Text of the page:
The images were obtained using three of the color filters of the “Ralph” instrument on July 13 at 3:38 am EDT. New Horizons has seven science instruments on board the spacecraft—including “Ralph” and “Alice”, whose names are a throwback to the “Honeymooners,” a popular 1950s sitcom.  
“These images show that Pluto and Charon are truly complex worlds.  There's a whole lot going on here,” said New Horizons co-investigator Will Grundy, Lowell Observatory, Flagstaff, Arizona.  “Our surface composition team is working as fast as we can to identify the substances in different regions on Pluto and unravel the processes that put them where they are.”
The color data helps scientists understand the molecular make-up of ices on the surfaces of Pluto and Charon, as well as the age of geologic features such as craters. They can also tell us about surface changes caused by space “weather,” such as radiation.
The new color images reveal that the “heart” of Pluto actually consists of two remarkably different-colored regions.  In the false-color image, the heart consists of a western lobe shaped like an ice cream cone that appears peach color in this image.  A mottled area on the right (east) side looks bluish.  A mid-latitude band appears in shades ranging from pale blue through red.  Even within the northern polar cap, in the upper part of the image, various shades of yellow-orange indicate subtle compositional differences. This image was obtained using three of the color filters of the Ralph instrument on July 13 at 3:38 am EDT and received on the ground on at 12:25 pm.
Charon is Just as Colorful
The surface of Charon is viewed using the same exaggerated color. The red on the dark northern polar cap of Charon is attributed to hydrocarbon and other molecules, a class of chemical compounds called tholins. The mottled colors at lower latitudes point to the diversity of terrains on Charon.  This image was obtained using three of the color filters of the Ralph instrument on July 13 at 3:38 am EDT and received on the ground on at 12:25 pm.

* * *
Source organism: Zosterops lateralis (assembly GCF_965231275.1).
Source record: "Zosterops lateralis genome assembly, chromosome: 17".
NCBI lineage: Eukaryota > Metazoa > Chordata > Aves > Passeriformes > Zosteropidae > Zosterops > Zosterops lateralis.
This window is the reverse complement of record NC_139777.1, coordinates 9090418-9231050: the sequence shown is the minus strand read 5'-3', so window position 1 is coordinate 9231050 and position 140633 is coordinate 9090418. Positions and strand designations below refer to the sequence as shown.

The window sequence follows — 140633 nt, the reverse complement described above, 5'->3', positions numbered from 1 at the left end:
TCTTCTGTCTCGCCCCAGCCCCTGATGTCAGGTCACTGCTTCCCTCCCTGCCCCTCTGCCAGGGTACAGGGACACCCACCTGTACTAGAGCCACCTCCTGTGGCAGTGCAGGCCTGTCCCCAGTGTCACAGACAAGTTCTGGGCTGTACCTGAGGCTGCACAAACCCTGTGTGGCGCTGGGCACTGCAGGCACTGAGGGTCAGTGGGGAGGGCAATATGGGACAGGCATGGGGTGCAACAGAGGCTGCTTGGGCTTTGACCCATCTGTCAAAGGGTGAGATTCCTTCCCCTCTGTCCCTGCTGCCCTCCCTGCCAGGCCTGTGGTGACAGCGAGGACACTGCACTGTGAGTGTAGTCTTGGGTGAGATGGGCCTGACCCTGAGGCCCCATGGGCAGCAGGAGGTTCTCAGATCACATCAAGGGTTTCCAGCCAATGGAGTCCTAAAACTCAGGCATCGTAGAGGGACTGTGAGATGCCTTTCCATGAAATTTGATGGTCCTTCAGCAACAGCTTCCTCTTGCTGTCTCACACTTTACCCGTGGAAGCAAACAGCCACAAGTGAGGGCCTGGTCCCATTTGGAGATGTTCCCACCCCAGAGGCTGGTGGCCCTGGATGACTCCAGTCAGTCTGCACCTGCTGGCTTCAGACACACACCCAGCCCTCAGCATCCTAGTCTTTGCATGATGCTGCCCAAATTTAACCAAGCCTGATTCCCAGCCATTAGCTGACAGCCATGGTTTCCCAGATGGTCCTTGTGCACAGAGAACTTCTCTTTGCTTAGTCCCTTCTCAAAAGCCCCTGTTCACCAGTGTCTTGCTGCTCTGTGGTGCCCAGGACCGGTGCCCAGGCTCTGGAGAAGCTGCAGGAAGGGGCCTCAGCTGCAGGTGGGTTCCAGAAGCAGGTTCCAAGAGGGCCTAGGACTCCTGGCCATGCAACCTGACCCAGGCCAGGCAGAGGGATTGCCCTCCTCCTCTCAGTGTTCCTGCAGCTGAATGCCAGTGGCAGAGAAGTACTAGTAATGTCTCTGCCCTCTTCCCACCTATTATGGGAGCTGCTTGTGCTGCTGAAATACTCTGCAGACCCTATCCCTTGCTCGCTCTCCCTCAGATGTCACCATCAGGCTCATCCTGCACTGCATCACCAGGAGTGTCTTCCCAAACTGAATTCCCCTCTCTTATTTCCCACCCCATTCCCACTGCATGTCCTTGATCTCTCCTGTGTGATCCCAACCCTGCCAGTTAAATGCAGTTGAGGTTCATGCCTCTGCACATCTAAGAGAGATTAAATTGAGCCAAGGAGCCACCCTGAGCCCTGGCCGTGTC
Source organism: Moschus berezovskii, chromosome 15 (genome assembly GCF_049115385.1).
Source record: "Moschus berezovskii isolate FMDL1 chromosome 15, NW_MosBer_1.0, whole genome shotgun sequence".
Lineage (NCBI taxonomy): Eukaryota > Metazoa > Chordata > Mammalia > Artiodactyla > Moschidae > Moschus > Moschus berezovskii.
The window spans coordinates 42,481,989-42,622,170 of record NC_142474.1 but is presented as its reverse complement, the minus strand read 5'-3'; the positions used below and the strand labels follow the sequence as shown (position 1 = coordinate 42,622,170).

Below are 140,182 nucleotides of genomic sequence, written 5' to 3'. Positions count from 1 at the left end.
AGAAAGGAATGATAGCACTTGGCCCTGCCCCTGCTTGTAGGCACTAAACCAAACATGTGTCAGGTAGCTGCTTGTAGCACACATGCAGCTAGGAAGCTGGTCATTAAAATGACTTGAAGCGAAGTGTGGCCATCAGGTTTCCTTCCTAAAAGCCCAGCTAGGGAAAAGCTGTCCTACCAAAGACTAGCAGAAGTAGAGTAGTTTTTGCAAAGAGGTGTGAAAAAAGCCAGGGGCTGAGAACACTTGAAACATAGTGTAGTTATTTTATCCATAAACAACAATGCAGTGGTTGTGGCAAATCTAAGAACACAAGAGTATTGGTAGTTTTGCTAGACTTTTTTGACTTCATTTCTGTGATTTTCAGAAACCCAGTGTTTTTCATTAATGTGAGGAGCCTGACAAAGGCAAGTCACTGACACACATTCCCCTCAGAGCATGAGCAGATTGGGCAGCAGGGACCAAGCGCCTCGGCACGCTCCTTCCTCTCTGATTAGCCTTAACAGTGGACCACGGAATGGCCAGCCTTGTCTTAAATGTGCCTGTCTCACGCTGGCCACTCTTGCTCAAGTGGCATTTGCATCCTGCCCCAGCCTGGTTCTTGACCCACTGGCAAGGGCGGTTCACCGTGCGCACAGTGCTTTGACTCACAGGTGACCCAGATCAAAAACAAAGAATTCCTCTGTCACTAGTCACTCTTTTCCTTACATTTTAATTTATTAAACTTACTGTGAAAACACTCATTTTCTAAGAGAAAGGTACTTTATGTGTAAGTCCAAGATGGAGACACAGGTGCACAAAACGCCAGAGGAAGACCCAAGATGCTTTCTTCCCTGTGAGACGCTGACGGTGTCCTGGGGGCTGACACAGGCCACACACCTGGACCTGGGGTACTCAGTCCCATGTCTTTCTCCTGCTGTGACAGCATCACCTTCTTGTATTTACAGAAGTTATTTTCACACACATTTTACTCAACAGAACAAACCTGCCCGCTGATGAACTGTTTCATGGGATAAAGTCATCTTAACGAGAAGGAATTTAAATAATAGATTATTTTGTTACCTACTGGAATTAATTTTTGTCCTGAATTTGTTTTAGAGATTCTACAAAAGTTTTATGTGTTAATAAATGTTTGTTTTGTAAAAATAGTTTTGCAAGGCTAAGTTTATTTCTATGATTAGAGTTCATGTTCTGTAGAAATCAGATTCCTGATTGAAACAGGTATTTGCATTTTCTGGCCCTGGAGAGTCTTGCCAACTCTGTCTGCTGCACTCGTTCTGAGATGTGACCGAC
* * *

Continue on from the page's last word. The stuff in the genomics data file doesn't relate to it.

“We make these color images to highlight the variety of surface environments present in the Pluto system,” said Dennis Reuter, co-investigator with the New Horizons Composition Team. “They show us in an intuitive way that there is much still to learn from the data coming down.”
Due to the three-billion-mile distance to Pluto, data takes 4 ½ hours to come to Earth, even at the speed of light. It will take 16 months for all of New Horizons’ science data to be received, and the treasure trove from this mission will be studied for decades to come.
Image Caption: Pluto and Charon in False Color Show Compositional Diversity
This July 13, 2015, image of Pluto and Charon is presented in false colors to make differences in surface material and features easy to see. It was obtained by the Ralph instrument on NASA's New Horizons spacecraft, using three filters to obtain color information, which is exaggerated in the image.  These are not the actual colors of Pluto and Charon, and the apparent distance between the two bodies has been reduced for this side-by-side view.
The image reveals that the bright heart-shaped region of Pluto includes areas that differ in color characteristics. The western lobe, shaped like an ice-cream cone, appears peach color in this image. A mottled area on the right (east) appears bluish.  Even within Pluto's northern polar cap, in the upper part of the image, various shades of yellow-orange indicate subtle compositional differences.   
The surface of Charon is viewed using the same exaggerated color. The red on the dark northern polar cap of Charon is attributed to hydrocarbon materials including a class of chemical compounds called tholins. The mottled colors at lower latitudes point to the diversity of terrains on Charon.
This image was taken at 3:38 a.m. EDT on July 13, one day before New Horizons’ closest approach to Pluto. 
Image Credit: NASA/APL/SwRI